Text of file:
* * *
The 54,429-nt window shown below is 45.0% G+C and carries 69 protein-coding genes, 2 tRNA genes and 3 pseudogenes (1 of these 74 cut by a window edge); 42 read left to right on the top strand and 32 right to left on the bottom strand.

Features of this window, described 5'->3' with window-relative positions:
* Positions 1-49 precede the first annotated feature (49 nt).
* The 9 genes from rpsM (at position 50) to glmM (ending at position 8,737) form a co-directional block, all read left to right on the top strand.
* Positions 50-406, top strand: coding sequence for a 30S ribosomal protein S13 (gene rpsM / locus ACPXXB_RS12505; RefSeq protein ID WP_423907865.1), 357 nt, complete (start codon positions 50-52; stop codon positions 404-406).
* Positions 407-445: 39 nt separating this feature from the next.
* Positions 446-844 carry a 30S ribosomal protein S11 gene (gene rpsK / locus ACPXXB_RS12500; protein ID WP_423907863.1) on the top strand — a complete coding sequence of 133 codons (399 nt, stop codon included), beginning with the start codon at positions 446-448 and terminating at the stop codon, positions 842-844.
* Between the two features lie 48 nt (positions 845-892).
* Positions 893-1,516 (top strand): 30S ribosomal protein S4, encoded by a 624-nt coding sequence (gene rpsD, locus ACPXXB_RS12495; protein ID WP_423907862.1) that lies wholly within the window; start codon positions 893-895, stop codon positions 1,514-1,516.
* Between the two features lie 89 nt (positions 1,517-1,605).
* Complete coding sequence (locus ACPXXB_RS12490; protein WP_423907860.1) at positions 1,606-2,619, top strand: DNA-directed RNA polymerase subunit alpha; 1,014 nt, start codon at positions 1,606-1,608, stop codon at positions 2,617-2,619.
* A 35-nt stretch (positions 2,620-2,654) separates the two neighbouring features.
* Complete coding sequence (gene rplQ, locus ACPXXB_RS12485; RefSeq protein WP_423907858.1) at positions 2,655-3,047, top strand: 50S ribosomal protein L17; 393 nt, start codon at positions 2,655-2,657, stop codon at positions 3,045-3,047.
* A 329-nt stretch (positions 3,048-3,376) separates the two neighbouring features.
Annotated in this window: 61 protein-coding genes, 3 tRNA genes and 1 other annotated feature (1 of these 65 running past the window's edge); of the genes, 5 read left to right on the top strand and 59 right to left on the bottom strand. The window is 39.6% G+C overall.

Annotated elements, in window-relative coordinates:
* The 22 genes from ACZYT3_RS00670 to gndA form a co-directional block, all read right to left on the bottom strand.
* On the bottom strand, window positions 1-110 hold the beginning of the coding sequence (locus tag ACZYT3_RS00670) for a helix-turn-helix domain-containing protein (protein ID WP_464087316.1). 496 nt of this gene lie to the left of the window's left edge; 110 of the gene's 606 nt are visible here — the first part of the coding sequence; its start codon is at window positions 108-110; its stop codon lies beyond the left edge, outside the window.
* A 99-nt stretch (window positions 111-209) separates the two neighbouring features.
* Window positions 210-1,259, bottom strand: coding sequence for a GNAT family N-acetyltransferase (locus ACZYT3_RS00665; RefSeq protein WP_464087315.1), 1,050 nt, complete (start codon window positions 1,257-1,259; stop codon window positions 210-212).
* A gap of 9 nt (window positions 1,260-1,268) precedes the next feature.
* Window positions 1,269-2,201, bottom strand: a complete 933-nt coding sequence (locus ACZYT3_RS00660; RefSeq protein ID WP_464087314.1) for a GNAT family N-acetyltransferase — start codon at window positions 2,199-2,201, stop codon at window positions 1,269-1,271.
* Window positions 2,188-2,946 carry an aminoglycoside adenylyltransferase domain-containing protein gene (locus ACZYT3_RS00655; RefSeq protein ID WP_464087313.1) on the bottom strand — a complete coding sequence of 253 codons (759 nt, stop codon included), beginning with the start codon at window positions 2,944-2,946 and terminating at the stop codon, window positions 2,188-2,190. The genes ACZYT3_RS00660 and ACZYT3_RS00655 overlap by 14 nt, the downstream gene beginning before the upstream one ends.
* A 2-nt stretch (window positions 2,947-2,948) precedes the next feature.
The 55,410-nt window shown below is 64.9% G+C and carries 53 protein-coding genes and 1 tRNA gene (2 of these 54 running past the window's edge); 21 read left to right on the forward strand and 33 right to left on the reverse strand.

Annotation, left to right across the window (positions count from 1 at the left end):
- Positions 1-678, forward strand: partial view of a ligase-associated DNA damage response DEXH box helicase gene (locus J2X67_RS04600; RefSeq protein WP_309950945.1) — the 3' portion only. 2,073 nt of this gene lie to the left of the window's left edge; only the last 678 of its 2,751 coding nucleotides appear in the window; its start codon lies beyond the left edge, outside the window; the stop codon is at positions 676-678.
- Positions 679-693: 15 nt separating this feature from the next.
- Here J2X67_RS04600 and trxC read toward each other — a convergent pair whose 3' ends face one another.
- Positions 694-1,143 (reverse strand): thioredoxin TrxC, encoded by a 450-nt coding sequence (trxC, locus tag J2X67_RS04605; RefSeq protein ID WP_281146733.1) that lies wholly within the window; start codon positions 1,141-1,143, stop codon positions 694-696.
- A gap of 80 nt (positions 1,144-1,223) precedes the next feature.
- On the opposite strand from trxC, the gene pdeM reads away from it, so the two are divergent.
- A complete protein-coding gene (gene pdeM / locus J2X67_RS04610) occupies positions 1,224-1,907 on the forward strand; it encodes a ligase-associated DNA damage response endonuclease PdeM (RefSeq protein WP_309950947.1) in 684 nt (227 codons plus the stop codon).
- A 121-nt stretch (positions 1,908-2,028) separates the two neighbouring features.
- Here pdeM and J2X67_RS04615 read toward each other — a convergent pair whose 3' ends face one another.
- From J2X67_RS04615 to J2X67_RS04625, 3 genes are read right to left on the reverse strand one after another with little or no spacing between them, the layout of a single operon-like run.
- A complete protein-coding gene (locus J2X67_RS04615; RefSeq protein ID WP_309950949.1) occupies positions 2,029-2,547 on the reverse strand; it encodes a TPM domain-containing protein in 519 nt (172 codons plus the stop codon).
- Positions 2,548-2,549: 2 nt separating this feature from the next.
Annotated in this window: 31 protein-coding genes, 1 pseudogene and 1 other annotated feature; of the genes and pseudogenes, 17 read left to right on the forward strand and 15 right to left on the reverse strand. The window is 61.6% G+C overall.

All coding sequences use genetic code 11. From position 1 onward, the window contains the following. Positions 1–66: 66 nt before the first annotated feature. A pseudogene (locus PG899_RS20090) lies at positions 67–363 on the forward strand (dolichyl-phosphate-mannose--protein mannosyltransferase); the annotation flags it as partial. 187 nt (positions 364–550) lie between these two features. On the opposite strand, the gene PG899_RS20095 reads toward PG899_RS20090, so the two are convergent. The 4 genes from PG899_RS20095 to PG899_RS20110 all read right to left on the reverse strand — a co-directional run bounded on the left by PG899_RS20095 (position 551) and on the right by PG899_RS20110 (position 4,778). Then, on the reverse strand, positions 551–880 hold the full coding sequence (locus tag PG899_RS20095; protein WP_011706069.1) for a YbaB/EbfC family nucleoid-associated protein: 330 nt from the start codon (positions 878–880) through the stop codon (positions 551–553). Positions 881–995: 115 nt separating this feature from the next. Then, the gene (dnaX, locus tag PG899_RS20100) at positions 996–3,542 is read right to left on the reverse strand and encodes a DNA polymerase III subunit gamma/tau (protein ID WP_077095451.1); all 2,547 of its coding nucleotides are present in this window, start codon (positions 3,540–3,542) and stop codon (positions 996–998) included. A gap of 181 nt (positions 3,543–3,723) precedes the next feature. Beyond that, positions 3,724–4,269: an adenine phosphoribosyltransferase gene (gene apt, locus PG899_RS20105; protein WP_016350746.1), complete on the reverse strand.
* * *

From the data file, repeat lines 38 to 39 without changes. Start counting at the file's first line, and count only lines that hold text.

- Positions 2,548-2,549: 2 nt separating this feature from the next.
Annotated in this window: 31 protein-coding genes, 1 pseudogene and 1 other annotated feature; of the genes and pseudogenes, 17 read left to right on the forward strand and 15 right to left on the reverse strand. The window is 61.6% G+C overall.